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Best Walking in Chamonix

Discover the top Chamonix walking

About Hiking in the Chamonix Valley

If you come to Chamonix in the summer (and between you and I, you really should), the chances are you'll want to get your walking boots on and go on a ramble or two. There's so much to choose from that the only difficulty comes in picking a route to do! Fortunately, the Chamonix Valley possess one of the most complete, well sign-posted and well maintained networks of mountain footpaths in the Haute Savoie region.

With over 600kms (400 miles) of marked trails in the valley, walking here can be as easy or as technical as you want it to be whether it be a walk in the Aiguilles Rouges Nature Reserve or a hike up Le Tour. Check out our Hiking & walking routes for some of our tried and tested suggestions for walks and hikes in the area. There are routes to suit those of you that would like a gentle promenade, suitable routes if walking with children and some longer day hikes for the relatively active walker. If you wish to venture into the high alpine environment and onto the glaciers, check out the mountain guides in town who will be able to advise you further.

It is also always wise to seek the advice of those in the know before setting off or deciding on a walk/hike. The 'Office de la Moyenne et Haute Montagne' near the tourist office (Place de l’Eglise) is just the place to do this. Experts are available all year round to offer advice and information (in English) to the experienced and inexperienced alike. They can also provide information on weather forecasts, state of the trails (snow coverage etc), refuge opening and closure dates and general advice on your choice of route to help you plan your adventures.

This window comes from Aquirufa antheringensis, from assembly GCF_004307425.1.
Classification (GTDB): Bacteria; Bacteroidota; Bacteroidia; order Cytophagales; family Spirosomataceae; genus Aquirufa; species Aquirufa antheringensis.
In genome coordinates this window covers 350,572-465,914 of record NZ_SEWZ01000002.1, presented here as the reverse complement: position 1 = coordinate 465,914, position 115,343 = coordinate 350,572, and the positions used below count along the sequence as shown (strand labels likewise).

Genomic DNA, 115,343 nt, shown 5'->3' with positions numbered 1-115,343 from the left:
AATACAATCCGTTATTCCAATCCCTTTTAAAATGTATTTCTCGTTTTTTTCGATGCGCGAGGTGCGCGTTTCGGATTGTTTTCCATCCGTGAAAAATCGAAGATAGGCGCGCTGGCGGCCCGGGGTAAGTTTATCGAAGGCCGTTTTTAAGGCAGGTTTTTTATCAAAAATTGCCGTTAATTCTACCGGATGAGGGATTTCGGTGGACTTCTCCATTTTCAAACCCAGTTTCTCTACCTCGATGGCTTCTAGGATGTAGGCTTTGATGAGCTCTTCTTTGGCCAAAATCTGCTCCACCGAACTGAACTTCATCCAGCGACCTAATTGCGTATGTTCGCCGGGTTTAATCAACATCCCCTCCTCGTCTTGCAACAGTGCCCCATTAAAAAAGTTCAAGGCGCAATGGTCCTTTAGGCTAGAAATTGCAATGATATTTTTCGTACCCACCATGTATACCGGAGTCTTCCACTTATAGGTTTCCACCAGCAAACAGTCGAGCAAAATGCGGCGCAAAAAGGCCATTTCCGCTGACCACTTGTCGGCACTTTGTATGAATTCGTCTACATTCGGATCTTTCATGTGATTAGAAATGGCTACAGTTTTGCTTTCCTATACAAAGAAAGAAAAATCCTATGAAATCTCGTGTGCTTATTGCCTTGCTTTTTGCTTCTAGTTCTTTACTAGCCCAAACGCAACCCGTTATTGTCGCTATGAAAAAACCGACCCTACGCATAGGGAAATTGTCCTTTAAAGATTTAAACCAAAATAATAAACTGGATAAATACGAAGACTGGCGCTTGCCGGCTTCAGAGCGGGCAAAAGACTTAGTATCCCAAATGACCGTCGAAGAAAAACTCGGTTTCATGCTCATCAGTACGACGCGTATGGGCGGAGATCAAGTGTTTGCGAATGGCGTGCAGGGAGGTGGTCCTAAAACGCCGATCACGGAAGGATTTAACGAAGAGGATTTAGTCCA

For all the useful emergency services numbers head to our emergency services page and save the numbers before embarking on your walk or hike in Chamonix.

Walking trails & routes

As the snow disappears after winter, the valley gradually reveals its 600 km (400 miles) of well-maintained, signposted hiking trails. Whether you prefer gentle walking along the valley floor or making a day of it, scaling some of the high altitude routes; Chamonix has something for you to enjoy.

There's so much to choose from that the only difficulty comes in picking a route to do! Fortunately, the Chamonix Valley possess one of the most complete, well sign-posted and well maintained network of mountain footpaths in the Haute Savoie region. With over 600kms (400 miles) of marked trails in the valley, walking here can be as easy or as technical as you want it to be. Below are some of our tried and tested suggestions for walks and hikes in the area.

The valley also has an excellent public transport and lift network to help you make the most of the stunning surroundings, and pedestrian passes are available both in summer and winter.

Also see: Walking Routes in Chamonix

Hiring equipment

There are a number of sports shops in summer and winter in Chamonix, stocking all the equipment and accessories you might need. 

Hit the Shops

Refuges & huts